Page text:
January 24, 1996 in Nation/World

Son Wins Custody Of Dad Says Mother Wants To Turn His Father Over To Kevorkian

Associated Press
 

A man trying to keep his Alzheimer’s-stricken father away from Dr. Jack Kevorkian won custody of the ailing 69-year-old in a court battle against his own mother.

Probate Judge Fred Mulhauser ruled in favor of Chip Klooster, who feared his mother and siblings were arranging for his father, Gerald Klooster, to kill himself.

“Chip Klooster was apparently the only person who felt bold enough to act,” the judge said. “Through his efforts, it is not too dramatic to say that his father’s life may have been spared.”

Legal experts said it may be the first time someone has gone to court to prevent an assisted suicide by a relative.

Mulhauser ruled that returning Gerald Klooster to his Castro Valley, Calif., home would be dangerous because his wife, Ruth, could pursue her “determined plan” to persuade him to kill himself. The judge extended a temporary order issued in December that gave custody of the elderly man to Chip Klooster.

Gerald Klooster sat quietly through the hearing and showed no reaction. He has been described as mentally incompetent, but his attorney, Scott Eckhold, said the man has some sense that the family is fighting over him.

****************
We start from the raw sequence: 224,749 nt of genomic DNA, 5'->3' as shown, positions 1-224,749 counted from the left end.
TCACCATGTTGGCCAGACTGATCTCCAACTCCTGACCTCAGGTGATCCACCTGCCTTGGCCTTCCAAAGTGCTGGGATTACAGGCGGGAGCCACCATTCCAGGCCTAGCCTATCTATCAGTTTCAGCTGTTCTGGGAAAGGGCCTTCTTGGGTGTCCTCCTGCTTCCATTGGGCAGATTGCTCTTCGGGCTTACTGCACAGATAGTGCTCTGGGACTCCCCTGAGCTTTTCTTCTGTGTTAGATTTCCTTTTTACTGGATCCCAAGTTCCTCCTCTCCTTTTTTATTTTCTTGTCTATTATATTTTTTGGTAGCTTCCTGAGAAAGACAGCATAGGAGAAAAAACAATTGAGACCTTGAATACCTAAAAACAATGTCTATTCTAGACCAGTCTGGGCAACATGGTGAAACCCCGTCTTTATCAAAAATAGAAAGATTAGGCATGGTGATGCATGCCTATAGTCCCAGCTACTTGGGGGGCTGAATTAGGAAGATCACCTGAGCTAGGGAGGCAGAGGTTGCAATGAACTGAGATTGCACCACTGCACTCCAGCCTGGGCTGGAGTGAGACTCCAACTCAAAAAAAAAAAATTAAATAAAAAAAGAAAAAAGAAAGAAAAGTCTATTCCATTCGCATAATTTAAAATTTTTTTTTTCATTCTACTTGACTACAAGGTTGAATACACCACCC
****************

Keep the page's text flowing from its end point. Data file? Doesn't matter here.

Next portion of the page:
The elder Klooster retired as an obstetrician and gynecologist after he was diagnosed with Alzheimer’s six years ago.

Chip Klooster said he learned last summer that his mother had joined the Hemlock Society, which supports physician-assisted suicide for terminally ill people who want it, and that she had spoken with Kevorkian.

In November, Chip Klooster went down to Florida, where his parents were visiting friends, distracted his mother with a phone call and spirited his father away to Michigan.

Testimony showed Klooster had reserved plane tickets for her and her husband to fly to Detroit last November and had booked a room in a motel near Kevorkian’s home.

© Copyright 1996 Associated Press. All rights reserved. This material may not be published, broadcast, rewritten, or redistributed.


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